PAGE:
By noon on Saturday, only 30 trees remained of the rows of evergreens, which, the day after Thanksgiving, had counted 300 in number. The annual sale has been taking place for over a decade, said John Duval, president of the Townsend Lions Club, and they get a lot of repeat customers from the community. Part of the reason the club has so much success is that it tries to keep the trees below market price; the other part is that all of the money from the sale is used to support local causes.
"We get a lot of people saying we have wonderful trees and the money goes to good cause, so they don't mind spending," said Duval. "We don't take any money for ourselves. We all donate our time to the Lions Club."
In fact, aside from the cost of the trees, residents have been known to stop by to make donations.
"We're very fortunate for the wonderful support from the community," said Duval.
Each year, the Lions Club makes between $4,000 and $5,000 from the sale, depending on the amount of additional donations. Of that sum, $1,000 is annually earmarked for Townsend Ecumenical Outreach. Club members also assist TEO with food distribution around the holidays. The Lions Club also uses their tree earnings for two $1,000 scholarships for seniors of the North Middlesex Regional High School.
"We look for community involvement and that type of thing," he said.
Portions of the earnings go towards preparing for other annual fundraisers, like the club's April canoe race. They also plan to have a pancake breakfast and a Beatles cover band concert.
The Townsend Lions Club is a division of Lions Club International. The organziation began in 1917 in the United States, but within three years, it had blossomed worldwide. There are currently 46,000 Lions Clubs worldwide, with more than 1.35 million members. Although the organization serves local communities in a myriad of ways, from giving grants to providing for local food banks, the Lions Club is mostly known for its involvement with vision research and aid.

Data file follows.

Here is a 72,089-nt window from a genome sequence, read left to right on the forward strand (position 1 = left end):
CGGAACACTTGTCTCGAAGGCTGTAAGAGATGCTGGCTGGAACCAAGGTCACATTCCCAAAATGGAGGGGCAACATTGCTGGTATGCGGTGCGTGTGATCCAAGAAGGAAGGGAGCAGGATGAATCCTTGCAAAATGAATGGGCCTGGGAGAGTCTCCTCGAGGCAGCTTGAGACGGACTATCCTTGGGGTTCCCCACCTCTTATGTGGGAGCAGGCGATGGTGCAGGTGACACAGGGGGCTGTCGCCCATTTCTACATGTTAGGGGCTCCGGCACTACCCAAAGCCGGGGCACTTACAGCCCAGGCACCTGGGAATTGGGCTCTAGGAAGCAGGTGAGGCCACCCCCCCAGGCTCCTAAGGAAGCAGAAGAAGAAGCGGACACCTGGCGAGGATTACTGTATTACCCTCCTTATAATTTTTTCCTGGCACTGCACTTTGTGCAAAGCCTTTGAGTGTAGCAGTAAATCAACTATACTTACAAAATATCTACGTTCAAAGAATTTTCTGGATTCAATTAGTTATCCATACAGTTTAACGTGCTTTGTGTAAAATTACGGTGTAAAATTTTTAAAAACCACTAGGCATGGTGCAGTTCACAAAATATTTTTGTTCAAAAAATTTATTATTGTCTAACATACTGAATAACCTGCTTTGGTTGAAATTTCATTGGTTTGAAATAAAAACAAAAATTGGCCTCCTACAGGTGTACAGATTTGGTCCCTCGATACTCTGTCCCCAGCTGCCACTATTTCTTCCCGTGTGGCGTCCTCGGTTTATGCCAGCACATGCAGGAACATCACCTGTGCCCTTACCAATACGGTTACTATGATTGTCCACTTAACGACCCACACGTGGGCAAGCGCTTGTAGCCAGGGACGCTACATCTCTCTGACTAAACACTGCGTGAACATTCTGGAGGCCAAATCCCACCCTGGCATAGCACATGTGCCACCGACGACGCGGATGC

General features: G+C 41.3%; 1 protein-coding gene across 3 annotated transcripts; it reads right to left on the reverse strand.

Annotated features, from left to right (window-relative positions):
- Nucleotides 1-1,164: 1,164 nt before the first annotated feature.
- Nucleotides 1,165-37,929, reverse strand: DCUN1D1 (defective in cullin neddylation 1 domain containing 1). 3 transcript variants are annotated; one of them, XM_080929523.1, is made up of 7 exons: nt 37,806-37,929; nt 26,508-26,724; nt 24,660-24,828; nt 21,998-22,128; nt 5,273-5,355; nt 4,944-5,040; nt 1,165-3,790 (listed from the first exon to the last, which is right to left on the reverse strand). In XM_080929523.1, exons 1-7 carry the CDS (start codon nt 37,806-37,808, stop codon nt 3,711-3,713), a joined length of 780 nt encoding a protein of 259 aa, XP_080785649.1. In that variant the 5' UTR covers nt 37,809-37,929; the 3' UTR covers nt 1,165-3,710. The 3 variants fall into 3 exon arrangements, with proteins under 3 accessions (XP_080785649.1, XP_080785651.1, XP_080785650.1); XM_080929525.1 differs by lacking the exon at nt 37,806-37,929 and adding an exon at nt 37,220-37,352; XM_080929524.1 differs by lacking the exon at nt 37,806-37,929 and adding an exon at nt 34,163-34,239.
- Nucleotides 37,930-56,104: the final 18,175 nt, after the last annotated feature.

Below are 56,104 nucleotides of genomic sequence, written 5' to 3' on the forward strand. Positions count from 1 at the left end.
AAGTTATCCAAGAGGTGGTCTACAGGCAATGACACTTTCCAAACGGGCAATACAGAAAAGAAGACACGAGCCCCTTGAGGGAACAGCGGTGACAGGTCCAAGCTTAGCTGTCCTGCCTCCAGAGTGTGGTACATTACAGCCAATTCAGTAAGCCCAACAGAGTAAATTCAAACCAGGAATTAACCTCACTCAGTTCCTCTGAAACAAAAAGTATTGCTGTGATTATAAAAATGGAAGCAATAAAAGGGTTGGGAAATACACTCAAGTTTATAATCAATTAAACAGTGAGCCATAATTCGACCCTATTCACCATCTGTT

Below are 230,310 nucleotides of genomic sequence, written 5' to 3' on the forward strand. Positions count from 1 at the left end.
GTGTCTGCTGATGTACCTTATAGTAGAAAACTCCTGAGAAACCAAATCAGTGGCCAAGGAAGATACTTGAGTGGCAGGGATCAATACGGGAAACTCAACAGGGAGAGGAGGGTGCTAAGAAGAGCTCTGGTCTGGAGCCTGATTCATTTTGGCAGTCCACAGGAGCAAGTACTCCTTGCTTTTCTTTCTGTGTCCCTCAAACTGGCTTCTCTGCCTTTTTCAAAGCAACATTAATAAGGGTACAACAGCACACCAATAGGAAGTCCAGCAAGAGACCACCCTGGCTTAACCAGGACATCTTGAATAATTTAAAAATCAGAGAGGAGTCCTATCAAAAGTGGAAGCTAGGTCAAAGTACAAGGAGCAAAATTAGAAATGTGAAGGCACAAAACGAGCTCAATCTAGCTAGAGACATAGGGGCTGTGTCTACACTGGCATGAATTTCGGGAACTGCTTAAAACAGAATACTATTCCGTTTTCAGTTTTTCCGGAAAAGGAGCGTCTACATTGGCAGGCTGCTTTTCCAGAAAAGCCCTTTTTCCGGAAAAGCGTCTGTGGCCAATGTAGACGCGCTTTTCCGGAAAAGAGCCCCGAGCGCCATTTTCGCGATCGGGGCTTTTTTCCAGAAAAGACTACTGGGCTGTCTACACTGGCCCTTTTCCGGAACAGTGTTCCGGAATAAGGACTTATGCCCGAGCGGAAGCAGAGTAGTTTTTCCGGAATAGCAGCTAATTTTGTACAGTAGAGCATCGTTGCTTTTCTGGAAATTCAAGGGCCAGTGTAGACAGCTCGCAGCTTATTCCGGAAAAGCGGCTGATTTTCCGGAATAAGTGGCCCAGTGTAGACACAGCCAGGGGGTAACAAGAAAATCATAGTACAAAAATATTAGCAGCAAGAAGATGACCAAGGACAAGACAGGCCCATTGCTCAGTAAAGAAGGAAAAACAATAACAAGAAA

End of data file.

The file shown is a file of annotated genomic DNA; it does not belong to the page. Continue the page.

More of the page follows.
"Helen Keller once spoke at their meeting and she challenged people to do something about helping people who are blind or visually impaired," said Duval. "It's kind of the focal point that everyone thinks about."
In addition to giving donations to Massachusetts Lions Eye Research, the Townsend Lions Club collect donated eyeglasses to give to vision-impaired people who cannot afford them and provides vision screenings, said Duval. They work in the development of projects such as audio books and closed-circuit TV electronic magnification reading systems, which assist visually impaired people in reading by magnifying the print on a screen.
"We've serviced a couple of people in town with that type of equipment," said Duval.
The club has also donated to other causes as the need arises. After Halloween, the club sent a check to the Hurricane Sandy relief fund. Generally, though, 95 percent of its earnings stay within the community.
"We like to see the money going locally to residents of the town," said Duval.
And the community is always more than willing to help, he added.
"It's very heartwarming to see the people come down and support us," said Duval. "Personally I find (the club's work) very gratifying. That's why I do it."